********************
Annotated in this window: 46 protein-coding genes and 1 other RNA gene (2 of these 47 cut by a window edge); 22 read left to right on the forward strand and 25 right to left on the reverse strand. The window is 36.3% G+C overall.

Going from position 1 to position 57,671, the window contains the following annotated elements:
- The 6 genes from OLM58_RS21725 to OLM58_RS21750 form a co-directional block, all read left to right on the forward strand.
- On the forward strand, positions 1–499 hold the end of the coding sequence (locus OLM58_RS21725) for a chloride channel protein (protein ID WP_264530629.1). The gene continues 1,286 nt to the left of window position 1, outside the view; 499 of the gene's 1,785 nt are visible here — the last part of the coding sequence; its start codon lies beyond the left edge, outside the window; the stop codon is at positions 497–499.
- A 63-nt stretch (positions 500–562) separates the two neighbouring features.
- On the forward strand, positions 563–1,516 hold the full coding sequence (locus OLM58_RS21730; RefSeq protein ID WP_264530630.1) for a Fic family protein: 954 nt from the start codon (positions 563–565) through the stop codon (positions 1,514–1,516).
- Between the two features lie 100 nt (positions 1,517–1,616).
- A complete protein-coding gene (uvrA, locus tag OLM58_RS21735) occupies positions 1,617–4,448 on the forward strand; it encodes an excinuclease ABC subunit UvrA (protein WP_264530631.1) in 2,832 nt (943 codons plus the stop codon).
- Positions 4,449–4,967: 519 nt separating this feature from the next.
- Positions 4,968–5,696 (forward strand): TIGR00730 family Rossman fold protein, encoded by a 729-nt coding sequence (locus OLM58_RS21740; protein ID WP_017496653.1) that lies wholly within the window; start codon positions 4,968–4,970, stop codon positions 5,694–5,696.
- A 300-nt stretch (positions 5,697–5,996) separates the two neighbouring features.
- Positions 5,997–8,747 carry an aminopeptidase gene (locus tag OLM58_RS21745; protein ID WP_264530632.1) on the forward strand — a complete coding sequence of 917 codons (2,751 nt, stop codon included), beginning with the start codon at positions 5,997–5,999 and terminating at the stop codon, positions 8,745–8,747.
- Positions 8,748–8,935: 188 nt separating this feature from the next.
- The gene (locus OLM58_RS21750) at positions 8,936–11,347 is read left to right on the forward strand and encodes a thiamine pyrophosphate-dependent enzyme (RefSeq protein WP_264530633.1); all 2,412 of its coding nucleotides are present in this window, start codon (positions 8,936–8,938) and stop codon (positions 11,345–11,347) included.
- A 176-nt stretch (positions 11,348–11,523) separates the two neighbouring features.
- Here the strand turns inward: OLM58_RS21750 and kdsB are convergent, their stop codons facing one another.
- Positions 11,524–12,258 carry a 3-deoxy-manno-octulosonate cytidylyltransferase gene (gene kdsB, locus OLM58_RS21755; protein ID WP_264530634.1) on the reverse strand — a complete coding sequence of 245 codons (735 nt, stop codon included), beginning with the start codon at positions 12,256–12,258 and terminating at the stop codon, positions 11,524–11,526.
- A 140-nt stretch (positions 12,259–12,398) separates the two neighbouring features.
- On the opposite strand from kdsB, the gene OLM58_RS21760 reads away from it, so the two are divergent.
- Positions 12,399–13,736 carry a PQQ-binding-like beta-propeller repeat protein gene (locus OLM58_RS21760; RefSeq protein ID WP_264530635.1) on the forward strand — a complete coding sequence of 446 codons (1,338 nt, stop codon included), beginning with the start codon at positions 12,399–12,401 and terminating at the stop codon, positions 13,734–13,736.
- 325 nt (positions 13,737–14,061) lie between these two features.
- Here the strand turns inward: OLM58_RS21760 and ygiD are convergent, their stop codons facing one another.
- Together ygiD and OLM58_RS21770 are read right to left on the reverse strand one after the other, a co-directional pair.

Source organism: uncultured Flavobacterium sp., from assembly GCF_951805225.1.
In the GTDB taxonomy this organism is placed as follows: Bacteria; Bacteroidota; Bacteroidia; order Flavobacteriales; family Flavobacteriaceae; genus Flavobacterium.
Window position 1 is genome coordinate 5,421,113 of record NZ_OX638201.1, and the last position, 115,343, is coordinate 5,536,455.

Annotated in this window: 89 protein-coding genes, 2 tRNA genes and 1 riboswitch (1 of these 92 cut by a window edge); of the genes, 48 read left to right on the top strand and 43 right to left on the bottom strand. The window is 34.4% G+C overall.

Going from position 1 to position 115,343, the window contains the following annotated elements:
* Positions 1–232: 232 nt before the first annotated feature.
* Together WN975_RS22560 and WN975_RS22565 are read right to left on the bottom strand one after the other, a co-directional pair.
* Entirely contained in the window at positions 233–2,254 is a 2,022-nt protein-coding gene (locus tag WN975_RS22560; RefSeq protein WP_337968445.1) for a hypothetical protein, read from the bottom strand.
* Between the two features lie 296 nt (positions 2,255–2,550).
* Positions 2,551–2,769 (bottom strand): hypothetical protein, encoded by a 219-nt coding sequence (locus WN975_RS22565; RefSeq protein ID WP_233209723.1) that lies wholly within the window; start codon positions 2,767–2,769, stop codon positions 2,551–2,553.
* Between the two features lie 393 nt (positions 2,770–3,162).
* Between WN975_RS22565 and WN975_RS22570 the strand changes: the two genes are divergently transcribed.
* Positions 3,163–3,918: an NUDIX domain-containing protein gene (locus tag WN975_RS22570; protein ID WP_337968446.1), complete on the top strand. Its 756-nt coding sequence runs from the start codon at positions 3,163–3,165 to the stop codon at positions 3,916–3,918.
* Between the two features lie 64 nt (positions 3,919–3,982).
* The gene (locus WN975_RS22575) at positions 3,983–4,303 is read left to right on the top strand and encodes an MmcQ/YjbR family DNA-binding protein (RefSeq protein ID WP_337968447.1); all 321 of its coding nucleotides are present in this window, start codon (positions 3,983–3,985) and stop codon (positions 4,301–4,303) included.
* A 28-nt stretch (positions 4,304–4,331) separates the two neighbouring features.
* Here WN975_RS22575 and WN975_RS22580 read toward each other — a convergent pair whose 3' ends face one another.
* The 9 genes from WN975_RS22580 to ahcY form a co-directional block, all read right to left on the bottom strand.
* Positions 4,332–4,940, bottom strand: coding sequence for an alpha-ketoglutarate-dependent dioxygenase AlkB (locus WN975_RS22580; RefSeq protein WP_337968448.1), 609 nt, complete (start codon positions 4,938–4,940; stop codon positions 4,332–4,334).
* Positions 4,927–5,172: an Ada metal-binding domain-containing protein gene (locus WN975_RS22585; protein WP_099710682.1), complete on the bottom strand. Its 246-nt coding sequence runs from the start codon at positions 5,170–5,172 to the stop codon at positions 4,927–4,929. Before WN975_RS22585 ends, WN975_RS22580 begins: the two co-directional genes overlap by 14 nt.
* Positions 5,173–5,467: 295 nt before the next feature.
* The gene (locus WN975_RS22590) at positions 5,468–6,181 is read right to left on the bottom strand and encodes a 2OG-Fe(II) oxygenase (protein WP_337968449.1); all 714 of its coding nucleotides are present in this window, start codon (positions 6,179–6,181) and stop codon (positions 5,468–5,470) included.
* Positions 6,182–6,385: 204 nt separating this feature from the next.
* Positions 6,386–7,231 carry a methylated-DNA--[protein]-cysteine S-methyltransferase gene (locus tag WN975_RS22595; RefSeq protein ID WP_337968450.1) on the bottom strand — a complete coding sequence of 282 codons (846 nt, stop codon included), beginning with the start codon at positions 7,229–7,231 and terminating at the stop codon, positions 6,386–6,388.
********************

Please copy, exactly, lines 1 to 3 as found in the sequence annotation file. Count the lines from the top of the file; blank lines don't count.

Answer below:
Annotated in this window: 46 protein-coding genes and 1 other RNA gene (2 of these 47 cut by a window edge); 22 read left to right on the forward strand and 25 right to left on the reverse strand. The window is 36.3% G+C overall.

Going from position 1 to position 57,671, the window contains the following annotated elements:
- The 6 genes from OLM58_RS21725 to OLM58_RS21750 form a co-directional block, all read left to right on the forward strand.